We found discard rates of donor kidneys within the top two KDRI categories were 18% and 41%, respectively. Initiatives to improve utilization of marginal kidneys are important. Before KDRI, the ECD designation was created, in part, to increase utilization. However, despite increased recovery of ECD kidneys and despite knowledge that these organs would be predicted to provide survival benefit over dialysis for appropriate recipients , transplant centers were using them with greater selectivity . Discard rates for the lowest risk ECD kidneys increased following institution of the ECD policy , indicating a reluctance to transplant kidneys with poor quality. There is great variability in organ quality that is not captured by the SCD/ECD dichotomy and it remains to be seen whether the more granular depiction of donor risk provided with the KDRI designation will result in the acceptance of kidneys that would normally be discarded under the more vague ECD designation. Given that some significant donor risk factors are not captured by the index, transplant professionals may continue to accept or decline kidneys based on additional information such as anatomy, flush characteristics, histologic features and/or machine perfusion characteristics [20, 21]. Transplant centers that request OPOs to release kidneys for dual transplantation are sometimes met with resistance from the OPO either because the OPO personnel believe the kidneys can be placed as singles or the kidneys do not meet UNOS criteria for dual allocation. Given evidence that UNOS criteria does not adequately identify ECD kidneys that would confer a graft survival advantage if transplanted as dual , more discriminating allocation criteria are needed. Allocation of kidneys with KDRI >2.2 should be considered as an option for dual placement, not only because the already poor outcomes can be improved with dual transplantation, but organ utilization may also improve particularly if more efficient placement is employed.
Our results are subject to the limitations inherent in observational data. Because kidney transplant recipients are often not randomly selected to receive dual kidneys, it is possible that they are in some unmeasured way systemically less (or more) healthy than those that received single kidneys. There is the possibility for residual confounding as a result of donor, recipient or transplant factors, not included in the analysis (not available in SRTR dataset), such as some donor biopsy characteristics, transplant technique, and degree of immunosuppression. Lastly, registry data are somewhat limited toward gaining an understanding of the causes of graft or patient loss; as such it is difficult to assess the direct association of failures that would be more reflective of donor risk factors, recipient characteristic or the interaction of these.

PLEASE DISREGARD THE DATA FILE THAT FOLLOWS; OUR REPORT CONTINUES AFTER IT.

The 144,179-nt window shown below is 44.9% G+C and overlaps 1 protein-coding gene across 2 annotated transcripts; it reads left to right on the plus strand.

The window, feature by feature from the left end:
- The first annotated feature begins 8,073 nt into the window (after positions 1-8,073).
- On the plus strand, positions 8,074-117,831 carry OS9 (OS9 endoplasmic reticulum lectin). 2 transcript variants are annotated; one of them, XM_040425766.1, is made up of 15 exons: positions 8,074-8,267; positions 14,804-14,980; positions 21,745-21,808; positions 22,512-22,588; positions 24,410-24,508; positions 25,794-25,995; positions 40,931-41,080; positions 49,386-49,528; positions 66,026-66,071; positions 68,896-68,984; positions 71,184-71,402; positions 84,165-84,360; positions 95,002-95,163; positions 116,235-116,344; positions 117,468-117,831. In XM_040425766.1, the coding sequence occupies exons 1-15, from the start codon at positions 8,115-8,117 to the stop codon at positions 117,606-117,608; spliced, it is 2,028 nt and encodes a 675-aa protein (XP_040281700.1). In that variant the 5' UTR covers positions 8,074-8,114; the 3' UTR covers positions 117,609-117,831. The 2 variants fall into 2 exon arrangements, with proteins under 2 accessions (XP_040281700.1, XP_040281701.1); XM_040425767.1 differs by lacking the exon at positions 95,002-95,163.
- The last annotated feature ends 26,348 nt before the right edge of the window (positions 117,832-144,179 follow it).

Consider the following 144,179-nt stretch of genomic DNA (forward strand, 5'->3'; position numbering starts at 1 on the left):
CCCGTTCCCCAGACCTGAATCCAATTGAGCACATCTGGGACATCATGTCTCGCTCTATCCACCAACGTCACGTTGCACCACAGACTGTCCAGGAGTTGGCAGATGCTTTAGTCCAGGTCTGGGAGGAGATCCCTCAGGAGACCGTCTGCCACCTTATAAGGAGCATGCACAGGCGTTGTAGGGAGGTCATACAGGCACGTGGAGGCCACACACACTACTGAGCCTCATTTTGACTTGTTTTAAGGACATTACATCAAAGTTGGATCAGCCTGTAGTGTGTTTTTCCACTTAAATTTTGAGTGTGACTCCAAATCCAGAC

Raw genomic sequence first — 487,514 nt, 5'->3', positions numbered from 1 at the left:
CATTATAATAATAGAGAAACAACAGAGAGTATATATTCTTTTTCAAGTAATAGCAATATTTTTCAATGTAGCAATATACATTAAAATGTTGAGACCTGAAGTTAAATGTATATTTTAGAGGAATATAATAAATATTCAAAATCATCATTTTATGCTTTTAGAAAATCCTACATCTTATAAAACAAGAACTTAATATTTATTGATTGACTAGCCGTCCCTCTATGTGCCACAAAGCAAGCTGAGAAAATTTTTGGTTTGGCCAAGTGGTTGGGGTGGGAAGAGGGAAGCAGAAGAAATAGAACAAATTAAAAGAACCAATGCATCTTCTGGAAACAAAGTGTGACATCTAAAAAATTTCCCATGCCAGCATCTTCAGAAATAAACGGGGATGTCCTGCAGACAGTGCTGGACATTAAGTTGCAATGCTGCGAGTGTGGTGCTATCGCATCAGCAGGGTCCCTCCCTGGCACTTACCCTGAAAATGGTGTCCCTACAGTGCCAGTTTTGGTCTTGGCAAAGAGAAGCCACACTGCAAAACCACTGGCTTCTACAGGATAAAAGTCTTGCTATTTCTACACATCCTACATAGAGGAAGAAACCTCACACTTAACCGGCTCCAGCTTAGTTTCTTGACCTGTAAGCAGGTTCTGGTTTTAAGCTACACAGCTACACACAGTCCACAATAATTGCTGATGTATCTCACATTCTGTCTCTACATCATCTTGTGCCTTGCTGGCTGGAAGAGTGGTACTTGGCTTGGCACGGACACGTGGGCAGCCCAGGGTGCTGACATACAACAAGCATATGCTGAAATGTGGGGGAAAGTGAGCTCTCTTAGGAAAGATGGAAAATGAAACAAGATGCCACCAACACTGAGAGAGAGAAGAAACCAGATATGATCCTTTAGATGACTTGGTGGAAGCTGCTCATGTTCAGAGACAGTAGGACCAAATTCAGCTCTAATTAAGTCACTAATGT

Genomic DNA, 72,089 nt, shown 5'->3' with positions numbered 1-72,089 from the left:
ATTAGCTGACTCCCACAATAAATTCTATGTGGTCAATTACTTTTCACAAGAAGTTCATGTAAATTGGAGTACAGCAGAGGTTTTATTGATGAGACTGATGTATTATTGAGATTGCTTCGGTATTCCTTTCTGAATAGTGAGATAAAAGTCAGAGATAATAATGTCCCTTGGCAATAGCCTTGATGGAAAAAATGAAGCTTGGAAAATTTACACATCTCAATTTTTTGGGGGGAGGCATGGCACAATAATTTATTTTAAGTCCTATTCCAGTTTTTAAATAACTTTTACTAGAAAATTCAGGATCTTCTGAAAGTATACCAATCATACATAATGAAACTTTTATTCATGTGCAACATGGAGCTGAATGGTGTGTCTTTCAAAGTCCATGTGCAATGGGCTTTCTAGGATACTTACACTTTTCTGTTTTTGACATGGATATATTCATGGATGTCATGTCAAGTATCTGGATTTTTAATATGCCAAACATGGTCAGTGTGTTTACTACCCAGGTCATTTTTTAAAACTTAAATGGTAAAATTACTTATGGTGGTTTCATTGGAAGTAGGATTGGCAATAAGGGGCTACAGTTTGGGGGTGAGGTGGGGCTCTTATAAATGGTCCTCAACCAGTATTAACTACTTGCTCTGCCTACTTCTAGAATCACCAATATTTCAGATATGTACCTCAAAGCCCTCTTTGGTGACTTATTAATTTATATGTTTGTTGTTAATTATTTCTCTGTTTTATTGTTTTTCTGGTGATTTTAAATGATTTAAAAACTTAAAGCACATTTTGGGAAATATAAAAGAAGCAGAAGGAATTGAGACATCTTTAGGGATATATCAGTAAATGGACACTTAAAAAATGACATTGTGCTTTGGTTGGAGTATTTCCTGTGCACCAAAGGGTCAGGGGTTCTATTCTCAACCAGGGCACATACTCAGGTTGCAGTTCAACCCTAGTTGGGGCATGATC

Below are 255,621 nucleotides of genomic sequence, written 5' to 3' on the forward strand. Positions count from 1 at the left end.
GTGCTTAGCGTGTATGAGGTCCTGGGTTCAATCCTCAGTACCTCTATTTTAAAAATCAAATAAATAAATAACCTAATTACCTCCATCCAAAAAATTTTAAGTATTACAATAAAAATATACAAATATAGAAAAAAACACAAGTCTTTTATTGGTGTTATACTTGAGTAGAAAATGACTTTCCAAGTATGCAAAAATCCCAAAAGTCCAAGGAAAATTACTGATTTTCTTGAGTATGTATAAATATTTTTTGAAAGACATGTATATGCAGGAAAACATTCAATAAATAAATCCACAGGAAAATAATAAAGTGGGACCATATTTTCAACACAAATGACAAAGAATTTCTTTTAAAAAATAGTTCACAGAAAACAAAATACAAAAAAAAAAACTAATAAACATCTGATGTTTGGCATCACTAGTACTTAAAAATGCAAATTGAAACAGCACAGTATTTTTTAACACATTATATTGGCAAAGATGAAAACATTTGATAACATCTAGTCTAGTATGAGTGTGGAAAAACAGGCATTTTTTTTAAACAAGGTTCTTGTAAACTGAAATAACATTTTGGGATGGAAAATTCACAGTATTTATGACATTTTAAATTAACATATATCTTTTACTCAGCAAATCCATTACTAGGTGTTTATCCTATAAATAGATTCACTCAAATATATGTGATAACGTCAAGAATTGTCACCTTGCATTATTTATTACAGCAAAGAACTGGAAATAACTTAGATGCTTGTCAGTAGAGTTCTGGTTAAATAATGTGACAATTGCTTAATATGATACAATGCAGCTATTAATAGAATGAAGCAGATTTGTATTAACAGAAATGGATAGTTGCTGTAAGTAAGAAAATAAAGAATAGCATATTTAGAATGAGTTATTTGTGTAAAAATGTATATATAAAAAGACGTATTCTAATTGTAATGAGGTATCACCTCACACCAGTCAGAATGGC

We demonstrate that the lower graft survival seen with the transplantation of kidneys with KDRI >2.2 can be offset by dual kidney transplantation. Given the poor prognosis of the elderly on the waiting list and the decreasing opportunities of this demographic for transplantation from deceased donors, dual kidney transplantation of high-KDRI kidneys should be considered to improve outcomes. More efficient allocation directing high-KDRI kidneys to dual transplantation should be evaluated as a way to maximize kidney utilization.
The data reported here have been supplied by the Minneapolis Medical Research Foundation as the contractor for the Scientific Registry of Transplant Recipients (SRTR). The interpretation and reporting of these data are the responsibility of the author(s) and in no way should be seen as an official policy of or interpretation by the SRTR or the US Government.
The authors of this manuscript have no conflicts of interest to disclose as described by the American Journal of Transplantation.